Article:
politics, strengthen their leadership and diplomacy skills, explore new horizons, and exchange cultural values
with fellow students from all over the world.
Our programs incorporate lectures from experienced professors on a wide variety of subjects such as International Security, International Politics, Economy and Foreign Policy. To compliment the lectures, our students
will take field trips to exotic and historic places like Paja City in Kosovo and Lviv in Ukraine. Through their
travels, students will have time to get to know one another, making lasting friendships and connections with
students from many different backgrounds.
Our 2013 summer schedule is as follows:
Gjilani, Kosovo: July 9 – July 19, 2013
Kiev, Ukraine: July 22 – August 2, 2013
Amman, Jordan: August 12 – August 25, 2013
We would appreciate it if you could share this opportunity with your classes or forward this email on to your
students. Even with the summer close at hand, many students may find that one of our programs fits their
schedule and interests. Thank you for your time, and for more information please email me or
visit www.beainstitute.org
PRAGUE SUMMER SCHOOLS IS ACCEPTING APPLICATIONS FOR SUMMER 2013
FINAL APPLICATION DEADLINE: MAY 15, 2013
The Prague Summer School program takes place in Prague, Czech Republic during the summer. This year, the
Prague Summer Schools program has some exciting new programs:
29 June – 6 July 2013
European Summer Institute on the Future of Europe: Lobbying in Brussels
Summer School on Crime, Law and Psychology
Summer School on European Politics: Interests versus Culture?
Summer School on China: A World Superpower - Myth or Reality?
6-13 July 2013
Summer School on New Development Cooperation: Breaking the Chains of Poverty
Summer School on Education: The Future of School
Summer School on Globalization: The End of Consumption as we Know it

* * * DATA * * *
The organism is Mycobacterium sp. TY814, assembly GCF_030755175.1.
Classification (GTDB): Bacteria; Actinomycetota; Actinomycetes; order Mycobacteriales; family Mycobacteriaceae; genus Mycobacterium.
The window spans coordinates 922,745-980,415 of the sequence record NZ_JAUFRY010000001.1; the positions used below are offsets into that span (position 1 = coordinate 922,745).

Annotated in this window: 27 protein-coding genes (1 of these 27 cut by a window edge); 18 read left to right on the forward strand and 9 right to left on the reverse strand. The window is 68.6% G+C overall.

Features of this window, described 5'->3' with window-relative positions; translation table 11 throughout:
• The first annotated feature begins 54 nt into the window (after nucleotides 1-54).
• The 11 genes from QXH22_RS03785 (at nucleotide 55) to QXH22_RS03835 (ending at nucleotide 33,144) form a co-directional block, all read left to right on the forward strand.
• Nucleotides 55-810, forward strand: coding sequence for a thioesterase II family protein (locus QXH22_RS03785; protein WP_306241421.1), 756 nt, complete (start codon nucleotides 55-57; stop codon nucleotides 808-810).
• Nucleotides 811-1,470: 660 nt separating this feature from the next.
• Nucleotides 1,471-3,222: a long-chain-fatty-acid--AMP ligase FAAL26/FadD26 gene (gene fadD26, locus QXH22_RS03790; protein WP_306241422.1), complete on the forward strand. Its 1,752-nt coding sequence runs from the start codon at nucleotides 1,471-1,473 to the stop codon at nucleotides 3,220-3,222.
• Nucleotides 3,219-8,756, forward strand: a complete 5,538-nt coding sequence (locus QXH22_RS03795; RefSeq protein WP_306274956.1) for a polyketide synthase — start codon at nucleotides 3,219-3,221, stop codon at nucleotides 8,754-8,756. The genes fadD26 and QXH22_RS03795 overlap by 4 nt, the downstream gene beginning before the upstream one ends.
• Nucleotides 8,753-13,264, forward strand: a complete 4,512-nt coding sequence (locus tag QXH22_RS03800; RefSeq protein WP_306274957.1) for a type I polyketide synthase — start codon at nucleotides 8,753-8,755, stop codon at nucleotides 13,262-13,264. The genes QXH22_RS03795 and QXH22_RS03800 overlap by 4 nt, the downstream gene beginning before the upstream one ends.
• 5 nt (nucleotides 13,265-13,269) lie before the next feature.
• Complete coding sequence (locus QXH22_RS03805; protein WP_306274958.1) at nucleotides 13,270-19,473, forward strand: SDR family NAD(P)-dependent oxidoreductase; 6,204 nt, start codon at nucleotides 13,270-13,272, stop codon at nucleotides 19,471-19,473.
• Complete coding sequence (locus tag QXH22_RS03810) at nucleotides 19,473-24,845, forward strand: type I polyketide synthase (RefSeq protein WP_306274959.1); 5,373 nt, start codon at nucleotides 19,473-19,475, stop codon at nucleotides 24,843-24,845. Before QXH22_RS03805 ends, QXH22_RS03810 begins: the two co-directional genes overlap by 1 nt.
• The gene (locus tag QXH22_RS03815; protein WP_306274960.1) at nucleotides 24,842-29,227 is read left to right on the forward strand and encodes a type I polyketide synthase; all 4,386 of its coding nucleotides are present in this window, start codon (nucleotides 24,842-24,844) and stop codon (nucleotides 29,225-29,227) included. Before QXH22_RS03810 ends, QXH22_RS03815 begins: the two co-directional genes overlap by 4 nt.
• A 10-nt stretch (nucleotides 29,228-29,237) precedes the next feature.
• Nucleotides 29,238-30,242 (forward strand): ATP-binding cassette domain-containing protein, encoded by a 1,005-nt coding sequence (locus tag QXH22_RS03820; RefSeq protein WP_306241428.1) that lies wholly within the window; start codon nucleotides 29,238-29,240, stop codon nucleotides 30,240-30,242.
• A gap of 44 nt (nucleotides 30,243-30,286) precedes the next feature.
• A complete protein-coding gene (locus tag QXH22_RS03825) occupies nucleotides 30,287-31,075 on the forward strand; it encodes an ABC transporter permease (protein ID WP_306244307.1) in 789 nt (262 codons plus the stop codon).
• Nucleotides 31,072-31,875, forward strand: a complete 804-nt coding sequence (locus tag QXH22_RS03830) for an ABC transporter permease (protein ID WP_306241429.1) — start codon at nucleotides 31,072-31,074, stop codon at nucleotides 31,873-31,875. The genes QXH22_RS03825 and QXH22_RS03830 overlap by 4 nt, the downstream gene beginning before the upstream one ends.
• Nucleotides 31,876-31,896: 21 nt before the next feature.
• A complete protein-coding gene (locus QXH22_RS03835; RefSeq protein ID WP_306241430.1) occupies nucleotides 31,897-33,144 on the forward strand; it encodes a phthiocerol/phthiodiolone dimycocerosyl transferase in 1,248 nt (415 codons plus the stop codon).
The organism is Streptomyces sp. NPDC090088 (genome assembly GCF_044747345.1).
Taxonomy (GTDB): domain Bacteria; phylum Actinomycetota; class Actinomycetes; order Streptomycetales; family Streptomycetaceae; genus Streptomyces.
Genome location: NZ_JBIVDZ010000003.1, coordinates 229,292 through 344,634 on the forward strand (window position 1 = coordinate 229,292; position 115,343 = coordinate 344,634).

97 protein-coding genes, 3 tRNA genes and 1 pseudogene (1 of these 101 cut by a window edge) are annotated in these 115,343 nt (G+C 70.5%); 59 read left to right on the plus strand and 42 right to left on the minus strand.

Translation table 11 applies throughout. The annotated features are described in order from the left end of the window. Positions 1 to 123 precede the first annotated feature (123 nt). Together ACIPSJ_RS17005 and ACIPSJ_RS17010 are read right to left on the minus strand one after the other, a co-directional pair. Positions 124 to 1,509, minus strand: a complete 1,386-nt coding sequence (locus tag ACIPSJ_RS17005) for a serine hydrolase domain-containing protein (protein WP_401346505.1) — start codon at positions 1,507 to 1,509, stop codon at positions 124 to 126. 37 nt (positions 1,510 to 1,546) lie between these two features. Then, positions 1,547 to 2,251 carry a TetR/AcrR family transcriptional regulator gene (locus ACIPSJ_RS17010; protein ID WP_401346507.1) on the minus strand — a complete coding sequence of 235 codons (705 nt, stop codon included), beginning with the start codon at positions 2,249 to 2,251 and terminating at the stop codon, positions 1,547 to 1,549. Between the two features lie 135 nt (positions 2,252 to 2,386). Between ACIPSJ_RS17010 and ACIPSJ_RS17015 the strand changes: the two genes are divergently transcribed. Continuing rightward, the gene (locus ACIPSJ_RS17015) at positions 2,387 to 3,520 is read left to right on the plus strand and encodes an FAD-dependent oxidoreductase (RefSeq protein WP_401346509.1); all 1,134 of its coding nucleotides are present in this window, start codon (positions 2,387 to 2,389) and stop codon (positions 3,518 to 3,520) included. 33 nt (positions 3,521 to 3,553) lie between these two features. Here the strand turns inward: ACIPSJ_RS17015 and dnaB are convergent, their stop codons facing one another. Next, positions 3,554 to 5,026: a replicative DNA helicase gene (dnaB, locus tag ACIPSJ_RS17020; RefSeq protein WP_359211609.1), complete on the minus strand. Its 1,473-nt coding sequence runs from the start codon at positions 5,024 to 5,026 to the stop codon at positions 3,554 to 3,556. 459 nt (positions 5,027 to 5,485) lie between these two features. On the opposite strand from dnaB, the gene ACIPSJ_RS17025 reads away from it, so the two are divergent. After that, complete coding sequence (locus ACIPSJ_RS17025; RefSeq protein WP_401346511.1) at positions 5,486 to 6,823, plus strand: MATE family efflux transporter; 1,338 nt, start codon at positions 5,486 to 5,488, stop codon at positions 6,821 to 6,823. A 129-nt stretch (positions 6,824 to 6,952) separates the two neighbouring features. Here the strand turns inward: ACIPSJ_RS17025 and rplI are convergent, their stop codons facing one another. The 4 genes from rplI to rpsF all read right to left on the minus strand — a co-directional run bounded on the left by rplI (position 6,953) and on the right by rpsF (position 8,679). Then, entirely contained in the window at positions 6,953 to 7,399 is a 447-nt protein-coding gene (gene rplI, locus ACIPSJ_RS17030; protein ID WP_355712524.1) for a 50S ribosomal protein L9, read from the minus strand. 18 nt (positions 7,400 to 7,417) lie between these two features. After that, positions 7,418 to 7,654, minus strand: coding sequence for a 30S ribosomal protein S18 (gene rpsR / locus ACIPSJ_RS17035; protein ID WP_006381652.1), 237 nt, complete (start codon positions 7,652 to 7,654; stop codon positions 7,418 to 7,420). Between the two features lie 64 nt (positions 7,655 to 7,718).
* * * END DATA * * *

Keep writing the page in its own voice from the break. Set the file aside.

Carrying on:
Visit our website www.praguesummerschools.org to discover the details about the upcoming programs. Students may submit their applications to Prague Summer Schools 2013 by Early Bird Application Deadline of
April 30, 2013. The Final Deadline is May 15, 2013.
Contact [email protected] with any questions regarding the Prague Summer Schools or
application process.
Carleton College History Department
GREETINGS FROM GRAD SCHOOL:
KRISTINA TAKETOMO ’11
What is the next step to take post-Carleton? You
can get a job, travel the world, loaf around Northfield until you figure something out, or as many
History majors do, go to graduate school.
Kristina Taketomo ’11, a well-rounded, creative
History major who concentrated in both CrossCultural Studies and Women’s and Gender Studies
spent a year working in Chicago before entering a
History PhD program in the fall of 2012.
Carleton Historian: What program are you in?
Kristina Taketomo: I’m a first-year student in a
PhD program at the University of Pennsylvania.
I’m studying twentieth century U.S. history.
CH: What is most different about graduate school
compared to undergad at Carleton?
KT: My day-to-day routine! Right now, I‘m in
three classes that only meet once a week. I spend a
ton of time reading and researching on my own.
CH: What is your favorite class at Penn so far?
KT: I took a U.S. Cultural History class last term.